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Digital Scenography in Opera in the Twenty-First Century



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ISBN 9780367553920
September 16, 2021 Forthcoming by Routledge
224 Pages 26 B/W Illustrations

 
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Book Description

Digital Scenography in Opera in the Twenty-First Century is the first definitive study of the use of digital scenography in Western opera production. The book begins by exploring digital scenography’s dramaturgical possibilities and establishes a critical framework for identifying and comparing the use of digital scenography across different digitally enhanced opera productions. The book then investigates the impacts and potential disruptions of digital scenography on opera’s longstanding production conventions, both on and off the stage. Drawing on interviews with major industry practitioners, including Paul Barritt, Mark Grimmer, Donald Holder, Elaine J. McCarthy, Luke Halls, Wendall K. Harrington, Finn Ross, S. Katy Tucker, and Victoria ‘Vita’ Tzykun, author Caitlin Vincent identifies key correlations between the use of digital scenography in practice and subsequent impacts on creative hierarchies, production design processes, and organisational management. The book features detailed case studies of digitally enhanced productions premiered by Dutch National Opera, Komische Oper Berlin, Opéra de Lyon, The Royal Opera, Covent Garden, San Francisco Opera, Santa Fe Opera, Théâtre Royal de la Monnaie, The Metropolitan Opera, Victorian Opera, and Washington National Opera.

Table of Contents

Introduction Chapter One – Digitally-enhanced opera in the twenty-first century and the modes of synthesis Chapter Two – Digitally-enhanced opera in the twenty-first century and the variants of causal interplay Chapter Three – The lineage of digital scenography: Baroque origins to the twentieth century Chapter Four – The lineage of digital scenography: multimedia opera in the twentieth century Chapter Five – The projection designer and evolving creative hierarchies in opera Chapter Six – Digital scenography and evolving production design processes in opera Conclusion Bibliography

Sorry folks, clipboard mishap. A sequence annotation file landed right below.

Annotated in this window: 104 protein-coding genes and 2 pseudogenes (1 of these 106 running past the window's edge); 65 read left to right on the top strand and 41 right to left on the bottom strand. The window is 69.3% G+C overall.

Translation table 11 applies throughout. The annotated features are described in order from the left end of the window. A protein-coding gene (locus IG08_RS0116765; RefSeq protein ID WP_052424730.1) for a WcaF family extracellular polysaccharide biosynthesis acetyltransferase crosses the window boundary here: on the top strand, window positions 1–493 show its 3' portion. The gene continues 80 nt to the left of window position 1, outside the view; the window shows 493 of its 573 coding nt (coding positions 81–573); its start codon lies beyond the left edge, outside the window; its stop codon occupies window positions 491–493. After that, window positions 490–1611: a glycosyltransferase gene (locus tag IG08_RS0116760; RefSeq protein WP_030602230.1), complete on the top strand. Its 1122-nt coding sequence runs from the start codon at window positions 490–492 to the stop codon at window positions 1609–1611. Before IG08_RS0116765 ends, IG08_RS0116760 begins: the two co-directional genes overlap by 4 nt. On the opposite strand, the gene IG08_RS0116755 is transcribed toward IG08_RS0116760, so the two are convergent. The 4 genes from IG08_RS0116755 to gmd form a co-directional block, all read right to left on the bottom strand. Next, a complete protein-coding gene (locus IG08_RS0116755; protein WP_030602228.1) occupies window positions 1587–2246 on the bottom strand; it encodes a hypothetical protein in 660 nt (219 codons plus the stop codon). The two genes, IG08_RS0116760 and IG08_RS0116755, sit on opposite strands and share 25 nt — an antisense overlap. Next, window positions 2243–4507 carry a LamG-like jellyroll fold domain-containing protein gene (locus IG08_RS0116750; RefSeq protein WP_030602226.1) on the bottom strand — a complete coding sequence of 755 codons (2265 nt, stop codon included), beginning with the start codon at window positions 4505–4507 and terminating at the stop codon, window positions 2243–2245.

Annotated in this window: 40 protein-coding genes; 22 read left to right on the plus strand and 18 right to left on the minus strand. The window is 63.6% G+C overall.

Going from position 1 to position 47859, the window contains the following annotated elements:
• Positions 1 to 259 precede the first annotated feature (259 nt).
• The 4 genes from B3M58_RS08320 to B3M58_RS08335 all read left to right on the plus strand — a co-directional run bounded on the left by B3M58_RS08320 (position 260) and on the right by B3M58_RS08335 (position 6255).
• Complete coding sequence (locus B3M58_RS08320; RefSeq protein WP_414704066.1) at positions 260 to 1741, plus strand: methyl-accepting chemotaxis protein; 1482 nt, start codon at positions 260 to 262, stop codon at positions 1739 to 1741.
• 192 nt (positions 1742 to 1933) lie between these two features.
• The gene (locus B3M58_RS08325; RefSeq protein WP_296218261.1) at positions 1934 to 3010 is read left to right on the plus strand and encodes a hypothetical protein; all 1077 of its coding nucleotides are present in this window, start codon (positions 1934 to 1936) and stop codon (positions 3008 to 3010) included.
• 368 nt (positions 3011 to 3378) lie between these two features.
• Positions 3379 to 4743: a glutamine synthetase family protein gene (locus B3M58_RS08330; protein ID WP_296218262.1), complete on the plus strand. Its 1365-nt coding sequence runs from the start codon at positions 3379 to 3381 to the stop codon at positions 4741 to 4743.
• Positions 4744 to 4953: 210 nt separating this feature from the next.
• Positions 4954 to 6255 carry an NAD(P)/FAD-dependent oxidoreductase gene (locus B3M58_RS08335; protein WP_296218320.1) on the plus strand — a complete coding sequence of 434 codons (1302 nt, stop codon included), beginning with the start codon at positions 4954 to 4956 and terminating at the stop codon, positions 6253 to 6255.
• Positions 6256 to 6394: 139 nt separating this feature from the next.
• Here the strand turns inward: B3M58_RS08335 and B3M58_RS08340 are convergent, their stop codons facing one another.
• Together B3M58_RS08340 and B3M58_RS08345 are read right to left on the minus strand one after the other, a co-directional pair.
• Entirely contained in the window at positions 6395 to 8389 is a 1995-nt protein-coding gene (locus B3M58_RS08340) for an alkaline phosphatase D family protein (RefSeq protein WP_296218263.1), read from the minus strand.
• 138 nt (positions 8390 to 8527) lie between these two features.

Introduction to digital scenography in opera

What is digital scenography?

Why opera?

Research methods

The modes of synthesis

Examples of practice

Interviews

Chapter outline

References

Chapter One – A new classification system for digital scenography: the modes of synthesis

Articulating the modes of synthesis: non-synthesis, partial-synthesis, and full- synthesis

Non-synthesis—San Francisco Opera, The Magic Flute (2012)

Partial-synthesis—Théâtre Royal de la Monnaie, The Magic Flute (2005)

Full-synthesis—Komische Oper Berlin, The Magic Flute (2012)

A comparison of critical responses to the three productions

Conclusion

References

Chapter Two – The variants of causal interplay

Agency: the screen as ‘performer’

Dutch National Opera, The Magic Flute (2012)—partial-synthesis

Victorian Opera, Four Saints in Three Acts (2016)—partial-synthesis